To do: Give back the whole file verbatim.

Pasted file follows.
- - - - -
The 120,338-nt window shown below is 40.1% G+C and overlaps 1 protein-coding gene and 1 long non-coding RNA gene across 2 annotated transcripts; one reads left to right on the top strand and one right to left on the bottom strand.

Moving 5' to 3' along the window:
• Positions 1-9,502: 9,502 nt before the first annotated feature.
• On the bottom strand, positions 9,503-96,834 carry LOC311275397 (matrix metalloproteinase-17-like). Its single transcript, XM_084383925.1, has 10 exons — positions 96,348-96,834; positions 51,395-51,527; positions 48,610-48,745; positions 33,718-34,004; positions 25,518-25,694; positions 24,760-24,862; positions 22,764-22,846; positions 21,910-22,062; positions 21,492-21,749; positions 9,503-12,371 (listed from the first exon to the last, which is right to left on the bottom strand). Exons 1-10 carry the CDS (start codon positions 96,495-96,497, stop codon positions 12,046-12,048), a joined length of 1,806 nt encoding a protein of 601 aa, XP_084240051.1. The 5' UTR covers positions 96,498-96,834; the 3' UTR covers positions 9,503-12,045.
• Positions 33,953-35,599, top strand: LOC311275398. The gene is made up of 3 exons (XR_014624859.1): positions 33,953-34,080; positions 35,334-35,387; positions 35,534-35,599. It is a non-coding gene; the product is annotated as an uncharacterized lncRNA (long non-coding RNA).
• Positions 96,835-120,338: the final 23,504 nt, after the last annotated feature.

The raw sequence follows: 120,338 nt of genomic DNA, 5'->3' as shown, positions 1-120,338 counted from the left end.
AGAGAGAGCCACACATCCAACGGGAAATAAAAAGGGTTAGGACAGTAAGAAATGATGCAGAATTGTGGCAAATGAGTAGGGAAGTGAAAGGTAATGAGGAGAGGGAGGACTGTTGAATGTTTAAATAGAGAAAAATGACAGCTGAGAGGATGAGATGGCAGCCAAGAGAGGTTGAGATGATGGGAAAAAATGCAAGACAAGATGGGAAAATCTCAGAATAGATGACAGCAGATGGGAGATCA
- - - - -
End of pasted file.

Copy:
The 120,338-nt window shown below is 40.1% G+C and overlaps 1 protein-coding gene and 1 long non-coding RNA gene across 2 annotated transcripts; one reads left to right on the top strand and one right to left on the bottom strand.

Moving 5' to 3' along the window:
• Positions 1-9,502: 9,502 nt before the first annotated feature.
• On the bottom strand, positions 9,503-96,834 carry LOC311275397 (matrix metalloproteinase-17-like). Its single transcript, XM_084383925.1, has 10 exons — positions 96,348-96,834; positions 51,395-51,527; positions 48,610-48,745; positions 33,718-34,004; positions 25,518-25,694; positions 24,760-24,862; positions 22,764-22,846; positions 21,910-22,062; positions 21,492-21,749; positions 9,503-12,371 (listed from the first exon to the last, which is right to left on the bottom strand). Exons 1-10 carry the CDS (start codon positions 96,495-96,497, stop codon positions 12,046-12,048), a joined length of 1,806 nt encoding a protein of 601 aa, XP_084240051.1. The 5' UTR covers positions 96,498-96,834; the 3' UTR covers positions 9,503-12,045.
• Positions 33,953-35,599, top strand: LOC311275398. The gene is made up of 3 exons (XR_014624859.1): positions 33,953-34,080; positions 35,334-35,387; positions 35,534-35,599. It is a non-coding gene; the product is annotated as an uncharacterized lncRNA (long non-coding RNA).
• Positions 96,835-120,338: the final 23,504 nt, after the last annotated feature.

The raw sequence follows: 120,338 nt of genomic DNA, 5'->3' as shown, positions 1-120,338 counted from the left end.
AGAGAGAGCCACACATCCAACGGGAAATAAAAAGGGTTAGGACAGTAAGAAATGATGCAGAATTGTGGCAAATGAGTAGGGAAGTGAAAGGTAATGAGGAGAGGGAGGACTGTTGAATGTTTAAATAGAGAAAAATGACAGCTGAGAGGATGAGATGGCAGCCAAGAGAGGTTGAGATGATGGGAAAAAATGCAAGACAAGATGGGAAAATCTCAGAATAGATGACAGCAGATGGGAGATCA